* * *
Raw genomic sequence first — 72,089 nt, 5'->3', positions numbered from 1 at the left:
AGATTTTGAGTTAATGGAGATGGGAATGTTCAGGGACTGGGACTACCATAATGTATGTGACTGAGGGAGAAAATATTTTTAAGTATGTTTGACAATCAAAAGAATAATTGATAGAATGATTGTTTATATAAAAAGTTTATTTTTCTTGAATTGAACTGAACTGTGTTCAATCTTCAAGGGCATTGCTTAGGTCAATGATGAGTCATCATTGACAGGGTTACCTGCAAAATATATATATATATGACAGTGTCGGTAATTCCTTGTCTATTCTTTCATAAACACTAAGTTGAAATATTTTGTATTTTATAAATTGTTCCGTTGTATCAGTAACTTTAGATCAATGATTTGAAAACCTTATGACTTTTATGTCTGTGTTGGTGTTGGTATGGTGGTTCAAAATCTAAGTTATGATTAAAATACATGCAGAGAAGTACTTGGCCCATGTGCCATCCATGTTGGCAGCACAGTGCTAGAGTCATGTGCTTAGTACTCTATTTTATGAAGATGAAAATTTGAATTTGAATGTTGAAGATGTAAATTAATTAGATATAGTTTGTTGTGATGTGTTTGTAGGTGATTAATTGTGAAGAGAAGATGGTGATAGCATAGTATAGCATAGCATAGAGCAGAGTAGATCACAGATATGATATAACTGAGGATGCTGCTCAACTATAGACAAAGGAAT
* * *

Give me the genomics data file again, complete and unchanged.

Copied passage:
Raw genomic sequence first — 72,089 nt, 5'->3', positions numbered from 1 at the left:
AGATTTTGAGTTAATGGAGATGGGAATGTTCAGGGACTGGGACTACCATAATGTATGTGACTGAGGGAGAAAATATTTTTAAGTATGTTTGACAATCAAAAGAATAATTGATAGAATGATTGTTTATATAAAAAGTTTATTTTTCTTGAATTGAACTGAACTGTGTTCAATCTTCAAGGGCATTGCTTAGGTCAATGATGAGTCATCATTGACAGGGTTACCTGCAAAATATATATATATATGACAGTGTCGGTAATTCCTTGTCTATTCTTTCATAAACACTAAGTTGAAATATTTTGTATTTTATAAATTGTTCCGTTGTATCAGTAACTTTAGATCAATGATTTGAAAACCTTATGACTTTTATGTCTGTGTTGGTGTTGGTATGGTGGTTCAAAATCTAAGTTATGATTAAAATACATGCAGAGAAGTACTTGGCCCATGTGCCATCCATGTTGGCAGCACAGTGCTAGAGTCATGTGCTTAGTACTCTATTTTATGAAGATGAAAATTTGAATTTGAATGTTGAAGATGTAAATTAATTAGATATAGTTTGTTGTGATGTGTTTGTAGGTGATTAATTGTGAAGAGAAGATGGTGATAGCATAGTATAGCATAGCATAGAGCAGAGTAGATCACAGATATGATATAACTGAGGATGCTGCTCAACTATAGACAAAGGAAT